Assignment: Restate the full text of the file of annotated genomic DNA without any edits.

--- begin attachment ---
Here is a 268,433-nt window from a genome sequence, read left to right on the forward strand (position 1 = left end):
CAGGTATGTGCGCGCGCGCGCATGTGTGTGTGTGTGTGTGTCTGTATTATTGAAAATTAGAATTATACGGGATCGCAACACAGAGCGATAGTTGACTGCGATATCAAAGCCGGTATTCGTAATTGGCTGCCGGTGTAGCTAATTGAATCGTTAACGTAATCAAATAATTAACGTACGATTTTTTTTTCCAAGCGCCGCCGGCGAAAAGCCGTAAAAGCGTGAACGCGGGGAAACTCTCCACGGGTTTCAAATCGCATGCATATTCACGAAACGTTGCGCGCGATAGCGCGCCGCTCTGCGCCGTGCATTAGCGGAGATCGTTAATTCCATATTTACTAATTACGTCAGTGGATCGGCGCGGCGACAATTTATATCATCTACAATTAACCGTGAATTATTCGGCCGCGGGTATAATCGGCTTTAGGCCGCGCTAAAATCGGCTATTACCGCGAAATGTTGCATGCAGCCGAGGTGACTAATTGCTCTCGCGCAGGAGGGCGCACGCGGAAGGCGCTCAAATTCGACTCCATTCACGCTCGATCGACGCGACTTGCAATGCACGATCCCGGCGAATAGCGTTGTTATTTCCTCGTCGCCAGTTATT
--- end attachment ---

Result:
Here is a 268,433-nt window from a genome sequence, read left to right on the forward strand (position 1 = left end):
CAGGTATGTGCGCGCGCGCGCATGTGTGTGTGTGTGTGTGTCTGTATTATTGAAAATTAGAATTATACGGGATCGCAACACAGAGCGATAGTTGACTGCGATATCAAAGCCGGTATTCGTAATTGGCTGCCGGTGTAGCTAATTGAATCGTTAACGTAATCAAATAATTAACGTACGATTTTTTTTTCCAAGCGCCGCCGGCGAAAAGCCGTAAAAGCGTGAACGCGGGGAAACTCTCCACGGGTTTCAAATCGCATGCATATTCACGAAACGTTGCGCGCGATAGCGCGCCGCTCTGCGCCGTGCATTAGCGGAGATCGTTAATTCCATATTTACTAATTACGTCAGTGGATCGGCGCGGCGACAATTTATATCATCTACAATTAACCGTGAATTATTCGGCCGCGGGTATAATCGGCTTTAGGCCGCGCTAAAATCGGCTATTACCGCGAAATGTTGCATGCAGCCGAGGTGACTAATTGCTCTCGCGCAGGAGGGCGCACGCGGAAGGCGCTCAAATTCGACTCCATTCACGCTCGATCGACGCGACTTGCAATGCACGATCCCGGCGAATAGCGTTGTTATTTCCTCGTCGCCAGTTATT